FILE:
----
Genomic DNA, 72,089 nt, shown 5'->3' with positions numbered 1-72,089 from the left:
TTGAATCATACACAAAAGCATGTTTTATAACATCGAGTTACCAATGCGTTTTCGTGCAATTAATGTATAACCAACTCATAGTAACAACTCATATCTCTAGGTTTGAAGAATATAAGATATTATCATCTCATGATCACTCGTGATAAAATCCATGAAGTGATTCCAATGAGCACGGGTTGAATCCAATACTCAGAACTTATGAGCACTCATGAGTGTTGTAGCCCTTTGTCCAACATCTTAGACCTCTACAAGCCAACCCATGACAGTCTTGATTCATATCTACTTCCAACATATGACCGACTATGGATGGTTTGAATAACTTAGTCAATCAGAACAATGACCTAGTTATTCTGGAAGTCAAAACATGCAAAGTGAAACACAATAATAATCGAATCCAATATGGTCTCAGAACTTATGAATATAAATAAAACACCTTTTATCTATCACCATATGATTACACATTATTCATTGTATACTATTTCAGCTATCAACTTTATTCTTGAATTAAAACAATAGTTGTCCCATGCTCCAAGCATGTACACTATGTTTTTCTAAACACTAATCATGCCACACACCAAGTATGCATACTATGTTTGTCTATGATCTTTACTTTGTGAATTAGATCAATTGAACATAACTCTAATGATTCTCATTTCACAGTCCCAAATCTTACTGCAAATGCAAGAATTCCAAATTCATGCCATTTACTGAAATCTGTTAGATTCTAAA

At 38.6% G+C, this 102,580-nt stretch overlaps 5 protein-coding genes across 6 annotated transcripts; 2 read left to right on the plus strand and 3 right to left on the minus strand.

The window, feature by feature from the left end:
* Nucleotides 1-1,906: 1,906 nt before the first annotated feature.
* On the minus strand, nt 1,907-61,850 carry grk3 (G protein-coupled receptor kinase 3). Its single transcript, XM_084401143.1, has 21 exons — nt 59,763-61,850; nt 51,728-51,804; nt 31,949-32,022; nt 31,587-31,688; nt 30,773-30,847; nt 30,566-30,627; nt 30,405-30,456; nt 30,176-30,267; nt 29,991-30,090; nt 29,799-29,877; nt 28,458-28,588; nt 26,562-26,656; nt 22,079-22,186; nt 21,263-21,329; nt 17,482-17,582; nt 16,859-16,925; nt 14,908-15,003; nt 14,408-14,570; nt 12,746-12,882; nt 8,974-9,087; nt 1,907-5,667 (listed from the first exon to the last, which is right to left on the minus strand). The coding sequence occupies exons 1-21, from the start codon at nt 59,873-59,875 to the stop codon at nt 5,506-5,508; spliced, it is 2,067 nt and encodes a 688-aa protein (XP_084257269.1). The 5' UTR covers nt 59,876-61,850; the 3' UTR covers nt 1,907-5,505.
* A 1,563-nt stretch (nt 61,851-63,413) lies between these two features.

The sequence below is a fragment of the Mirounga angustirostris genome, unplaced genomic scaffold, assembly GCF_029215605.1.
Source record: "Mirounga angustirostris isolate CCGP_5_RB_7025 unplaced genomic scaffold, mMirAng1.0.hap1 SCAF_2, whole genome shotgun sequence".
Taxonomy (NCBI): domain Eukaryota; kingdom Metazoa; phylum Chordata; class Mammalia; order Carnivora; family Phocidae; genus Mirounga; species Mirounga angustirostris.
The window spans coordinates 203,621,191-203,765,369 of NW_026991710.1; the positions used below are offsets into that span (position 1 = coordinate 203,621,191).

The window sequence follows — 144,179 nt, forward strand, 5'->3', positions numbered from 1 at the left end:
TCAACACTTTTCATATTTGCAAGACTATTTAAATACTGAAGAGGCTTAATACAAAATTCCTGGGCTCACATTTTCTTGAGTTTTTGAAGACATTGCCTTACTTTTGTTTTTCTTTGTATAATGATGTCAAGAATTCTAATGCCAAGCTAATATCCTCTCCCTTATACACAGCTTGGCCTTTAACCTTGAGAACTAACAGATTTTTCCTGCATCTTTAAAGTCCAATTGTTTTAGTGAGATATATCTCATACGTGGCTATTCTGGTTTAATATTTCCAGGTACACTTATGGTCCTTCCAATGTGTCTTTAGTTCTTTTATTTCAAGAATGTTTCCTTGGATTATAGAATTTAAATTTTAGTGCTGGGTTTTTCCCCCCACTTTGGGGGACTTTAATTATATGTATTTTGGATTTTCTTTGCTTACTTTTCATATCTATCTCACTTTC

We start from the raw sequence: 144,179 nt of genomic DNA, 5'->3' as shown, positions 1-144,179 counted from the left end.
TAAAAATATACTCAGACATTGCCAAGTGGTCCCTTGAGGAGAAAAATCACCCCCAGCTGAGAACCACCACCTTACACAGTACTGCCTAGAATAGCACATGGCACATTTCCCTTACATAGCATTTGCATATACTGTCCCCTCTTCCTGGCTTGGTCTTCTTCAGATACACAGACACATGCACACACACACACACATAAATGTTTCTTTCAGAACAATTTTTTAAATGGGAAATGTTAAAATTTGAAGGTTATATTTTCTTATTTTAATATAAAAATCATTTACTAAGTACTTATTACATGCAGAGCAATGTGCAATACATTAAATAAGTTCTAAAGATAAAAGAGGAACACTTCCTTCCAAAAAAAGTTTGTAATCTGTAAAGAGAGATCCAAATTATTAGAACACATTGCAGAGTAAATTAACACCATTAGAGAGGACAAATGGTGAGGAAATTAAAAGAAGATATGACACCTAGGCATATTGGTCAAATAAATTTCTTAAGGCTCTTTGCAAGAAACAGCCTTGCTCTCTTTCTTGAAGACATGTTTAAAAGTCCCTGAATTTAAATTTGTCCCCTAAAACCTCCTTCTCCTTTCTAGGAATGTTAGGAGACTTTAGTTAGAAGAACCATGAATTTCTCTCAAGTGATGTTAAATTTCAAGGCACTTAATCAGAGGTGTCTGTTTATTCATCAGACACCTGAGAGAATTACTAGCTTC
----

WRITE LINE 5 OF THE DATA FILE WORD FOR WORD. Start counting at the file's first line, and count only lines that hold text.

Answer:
* Nucleotides 1-1,906: 1,906 nt before the first annotated feature.